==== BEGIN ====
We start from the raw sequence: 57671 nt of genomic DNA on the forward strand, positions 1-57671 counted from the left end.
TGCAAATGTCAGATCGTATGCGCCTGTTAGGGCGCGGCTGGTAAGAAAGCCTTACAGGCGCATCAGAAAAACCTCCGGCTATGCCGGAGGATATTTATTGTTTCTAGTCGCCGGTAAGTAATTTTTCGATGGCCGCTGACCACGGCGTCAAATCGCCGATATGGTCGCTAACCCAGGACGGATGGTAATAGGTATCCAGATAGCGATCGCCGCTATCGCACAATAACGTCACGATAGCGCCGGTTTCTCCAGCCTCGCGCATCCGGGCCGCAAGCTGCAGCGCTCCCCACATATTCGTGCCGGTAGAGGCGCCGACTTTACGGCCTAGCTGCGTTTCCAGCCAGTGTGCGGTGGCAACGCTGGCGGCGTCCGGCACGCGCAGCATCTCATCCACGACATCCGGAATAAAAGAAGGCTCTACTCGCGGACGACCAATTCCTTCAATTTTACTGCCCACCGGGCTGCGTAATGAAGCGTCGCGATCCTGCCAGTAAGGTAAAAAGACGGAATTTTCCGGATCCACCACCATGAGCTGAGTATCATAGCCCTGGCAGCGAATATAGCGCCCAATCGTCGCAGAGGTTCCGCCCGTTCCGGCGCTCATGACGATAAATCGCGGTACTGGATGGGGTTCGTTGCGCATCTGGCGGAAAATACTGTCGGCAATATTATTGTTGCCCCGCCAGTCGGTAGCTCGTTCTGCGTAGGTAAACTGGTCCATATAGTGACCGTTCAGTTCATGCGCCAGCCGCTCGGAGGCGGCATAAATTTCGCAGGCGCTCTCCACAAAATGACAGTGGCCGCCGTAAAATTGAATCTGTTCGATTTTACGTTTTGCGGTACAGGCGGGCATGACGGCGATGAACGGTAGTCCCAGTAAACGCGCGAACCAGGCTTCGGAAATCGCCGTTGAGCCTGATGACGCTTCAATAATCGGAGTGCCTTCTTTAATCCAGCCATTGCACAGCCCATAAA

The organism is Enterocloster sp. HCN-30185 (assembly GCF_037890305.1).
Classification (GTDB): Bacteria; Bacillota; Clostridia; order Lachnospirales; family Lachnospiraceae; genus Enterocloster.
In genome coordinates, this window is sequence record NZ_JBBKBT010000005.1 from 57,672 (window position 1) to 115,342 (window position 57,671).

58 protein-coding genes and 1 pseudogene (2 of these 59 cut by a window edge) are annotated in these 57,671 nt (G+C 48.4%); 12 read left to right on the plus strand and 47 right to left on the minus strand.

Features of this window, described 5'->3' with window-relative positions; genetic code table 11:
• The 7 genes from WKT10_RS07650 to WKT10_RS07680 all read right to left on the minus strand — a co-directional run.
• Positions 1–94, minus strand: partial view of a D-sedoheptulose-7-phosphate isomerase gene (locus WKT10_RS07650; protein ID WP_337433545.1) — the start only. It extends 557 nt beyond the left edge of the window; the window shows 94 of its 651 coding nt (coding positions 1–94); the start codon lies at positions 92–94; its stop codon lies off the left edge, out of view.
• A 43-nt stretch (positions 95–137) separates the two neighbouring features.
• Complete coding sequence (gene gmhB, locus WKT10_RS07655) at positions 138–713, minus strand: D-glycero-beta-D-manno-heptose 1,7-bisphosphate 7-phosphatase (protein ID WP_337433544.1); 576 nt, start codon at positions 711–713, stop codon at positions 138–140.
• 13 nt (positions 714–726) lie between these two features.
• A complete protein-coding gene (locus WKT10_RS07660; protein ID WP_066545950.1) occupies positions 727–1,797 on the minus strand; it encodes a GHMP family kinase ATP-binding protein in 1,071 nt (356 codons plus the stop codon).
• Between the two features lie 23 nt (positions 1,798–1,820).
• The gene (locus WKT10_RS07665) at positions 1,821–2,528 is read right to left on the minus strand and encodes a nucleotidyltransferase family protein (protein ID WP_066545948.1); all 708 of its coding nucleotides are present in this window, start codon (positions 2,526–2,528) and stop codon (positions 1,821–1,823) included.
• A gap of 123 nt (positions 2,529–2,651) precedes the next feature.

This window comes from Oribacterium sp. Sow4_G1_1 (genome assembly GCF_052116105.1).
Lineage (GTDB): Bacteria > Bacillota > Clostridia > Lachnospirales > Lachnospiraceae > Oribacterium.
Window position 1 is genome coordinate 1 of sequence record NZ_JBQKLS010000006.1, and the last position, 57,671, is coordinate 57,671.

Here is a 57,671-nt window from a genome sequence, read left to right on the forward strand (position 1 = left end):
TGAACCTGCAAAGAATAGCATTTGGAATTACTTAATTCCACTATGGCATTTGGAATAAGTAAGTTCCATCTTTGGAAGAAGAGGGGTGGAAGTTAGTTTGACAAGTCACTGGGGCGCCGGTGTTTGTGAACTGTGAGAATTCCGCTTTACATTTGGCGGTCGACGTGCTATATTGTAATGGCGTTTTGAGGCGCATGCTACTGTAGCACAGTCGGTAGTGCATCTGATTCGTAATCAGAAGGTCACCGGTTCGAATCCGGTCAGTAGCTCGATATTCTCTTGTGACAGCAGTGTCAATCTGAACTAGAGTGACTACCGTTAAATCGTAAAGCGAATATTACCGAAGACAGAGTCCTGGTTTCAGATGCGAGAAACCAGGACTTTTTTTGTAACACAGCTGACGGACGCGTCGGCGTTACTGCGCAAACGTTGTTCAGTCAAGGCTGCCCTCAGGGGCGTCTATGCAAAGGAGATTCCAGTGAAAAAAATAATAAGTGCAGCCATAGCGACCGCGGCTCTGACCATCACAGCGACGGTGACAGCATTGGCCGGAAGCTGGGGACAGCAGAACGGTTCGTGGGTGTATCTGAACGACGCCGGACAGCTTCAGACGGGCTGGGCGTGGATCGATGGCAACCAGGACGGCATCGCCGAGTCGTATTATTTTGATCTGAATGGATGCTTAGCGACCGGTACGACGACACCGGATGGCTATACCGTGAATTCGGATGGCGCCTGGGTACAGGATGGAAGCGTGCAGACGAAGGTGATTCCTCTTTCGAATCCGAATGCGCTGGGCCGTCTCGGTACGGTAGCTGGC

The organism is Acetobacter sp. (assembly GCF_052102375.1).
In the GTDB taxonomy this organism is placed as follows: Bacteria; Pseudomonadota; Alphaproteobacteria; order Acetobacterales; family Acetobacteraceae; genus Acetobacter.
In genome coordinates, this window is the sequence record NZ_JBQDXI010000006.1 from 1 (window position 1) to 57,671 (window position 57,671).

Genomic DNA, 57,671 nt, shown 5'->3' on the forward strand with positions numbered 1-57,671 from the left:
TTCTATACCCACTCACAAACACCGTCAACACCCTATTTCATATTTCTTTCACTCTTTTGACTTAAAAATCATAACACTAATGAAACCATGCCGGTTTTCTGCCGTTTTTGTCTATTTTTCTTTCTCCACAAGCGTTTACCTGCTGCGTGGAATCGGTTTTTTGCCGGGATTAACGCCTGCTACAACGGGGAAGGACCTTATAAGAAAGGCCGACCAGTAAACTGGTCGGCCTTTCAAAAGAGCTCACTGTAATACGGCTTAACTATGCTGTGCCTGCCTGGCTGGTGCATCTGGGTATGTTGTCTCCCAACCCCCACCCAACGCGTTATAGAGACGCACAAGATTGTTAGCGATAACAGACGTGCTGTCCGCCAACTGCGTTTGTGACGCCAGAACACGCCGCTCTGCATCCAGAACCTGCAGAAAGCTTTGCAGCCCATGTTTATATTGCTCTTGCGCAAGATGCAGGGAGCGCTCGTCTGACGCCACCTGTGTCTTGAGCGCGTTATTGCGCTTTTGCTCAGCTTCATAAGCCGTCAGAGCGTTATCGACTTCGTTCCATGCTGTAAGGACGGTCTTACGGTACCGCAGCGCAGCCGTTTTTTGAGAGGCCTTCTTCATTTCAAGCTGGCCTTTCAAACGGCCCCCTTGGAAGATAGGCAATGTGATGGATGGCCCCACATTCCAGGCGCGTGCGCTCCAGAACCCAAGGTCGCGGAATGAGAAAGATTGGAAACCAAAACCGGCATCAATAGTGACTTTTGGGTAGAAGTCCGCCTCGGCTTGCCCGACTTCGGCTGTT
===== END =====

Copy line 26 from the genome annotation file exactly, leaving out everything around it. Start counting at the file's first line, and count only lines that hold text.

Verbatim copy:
TTCTATACCCACTCACAAACACCGTCAACACCCTATTTCATATTTCTTTCACTCTTTTGACTTAAAAATCATAACACTAATGAAACCATGCCGGTTTTCTGCCGTTTTTGTCTATTTTTCTTTCTCCACAAGCGTTTACCTGCTGCGTGGAATCGGTTTTTTGCCGGGATTAACGCCTGCTACAACGGGGAAGGACCTTATAAGAAAGGCCGACCAGTAAACTGGTCGGCCTTTCAAAAGAGCTCACTGTAATACGGCTTAACTATGCTGTGCCTGCCTGGCTGGTGCATCTGGGTATGTTGTCTCCCAACCCCCACCCAACGCGTTATAGAGACGCACAAGATTGTTAGCGATAACAGACGTGCTGTCCGCCAACTGCGTTTGTGACGCCAGAACACGCCGCTCTGCATCCAGAACCTGCAGAAAGCTTTGCAGCCCATGTTTATATTGCTCTTGCGCAAGATGCAGGGAGCGCTCGTCTGACGCCACCTGTGTCTTGAGCGCGTTATTGCGCTTTTGCTCAGCTTCATAAGCCGTCAGAGCGTTATCGACTTCGTTCCATGCTGTAAGGACGGTCTTACGGTACCGCAGCGCAGCCGTTTTTTGAGAGGCCTTCTTCATTTCAAGCTGGCCTTTCAAACGGCCCCCTTGGAAGATAGGCAATGTGATGGATGGCCCCACATTCCAGGCGCGTGCGCTCCAGAACCCAAGGTCGCGGAATGAGAAAGATTGGAAACCAAAACCGGCATCAATAGTGACTTTTGGGTAGAAGTCCGCCTCGGCTTGCCCGACTTCGGCTGTT